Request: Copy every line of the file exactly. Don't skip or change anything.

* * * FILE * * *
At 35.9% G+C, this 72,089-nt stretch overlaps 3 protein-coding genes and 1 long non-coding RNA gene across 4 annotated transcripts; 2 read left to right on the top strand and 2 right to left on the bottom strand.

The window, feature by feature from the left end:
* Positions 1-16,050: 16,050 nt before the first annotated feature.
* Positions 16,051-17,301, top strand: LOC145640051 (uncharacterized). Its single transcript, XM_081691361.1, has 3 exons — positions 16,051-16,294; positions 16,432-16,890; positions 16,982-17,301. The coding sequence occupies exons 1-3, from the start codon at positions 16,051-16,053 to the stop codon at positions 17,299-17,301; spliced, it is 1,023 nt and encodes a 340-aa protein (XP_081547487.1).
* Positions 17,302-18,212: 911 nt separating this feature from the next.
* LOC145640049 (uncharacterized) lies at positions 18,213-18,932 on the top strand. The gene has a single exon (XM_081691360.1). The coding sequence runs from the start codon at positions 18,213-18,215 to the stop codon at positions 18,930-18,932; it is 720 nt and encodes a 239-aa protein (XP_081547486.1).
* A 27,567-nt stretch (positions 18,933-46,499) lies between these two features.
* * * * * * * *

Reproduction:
At 35.9% G+C, this 72,089-nt stretch overlaps 3 protein-coding genes and 1 long non-coding RNA gene across 4 annotated transcripts; 2 read left to right on the top strand and 2 right to left on the bottom strand.

The window, feature by feature from the left end:
* Positions 1-16,050: 16,050 nt before the first annotated feature.
* Positions 16,051-17,301, top strand: LOC145640051 (uncharacterized). Its single transcript, XM_081691361.1, has 3 exons — positions 16,051-16,294; positions 16,432-16,890; positions 16,982-17,301. The coding sequence occupies exons 1-3, from the start codon at positions 16,051-16,053 to the stop codon at positions 17,299-17,301; spliced, it is 1,023 nt and encodes a 340-aa protein (XP_081547487.1).
* Positions 17,302-18,212: 911 nt separating this feature from the next.
* LOC145640049 (uncharacterized) lies at positions 18,213-18,932 on the top strand. The gene has a single exon (XM_081691360.1). The coding sequence runs from the start codon at positions 18,213-18,215 to the stop codon at positions 18,930-18,932; it is 720 nt and encodes a 239-aa protein (XP_081547486.1).
* A 27,567-nt stretch (positions 18,933-46,499) lies between these two features.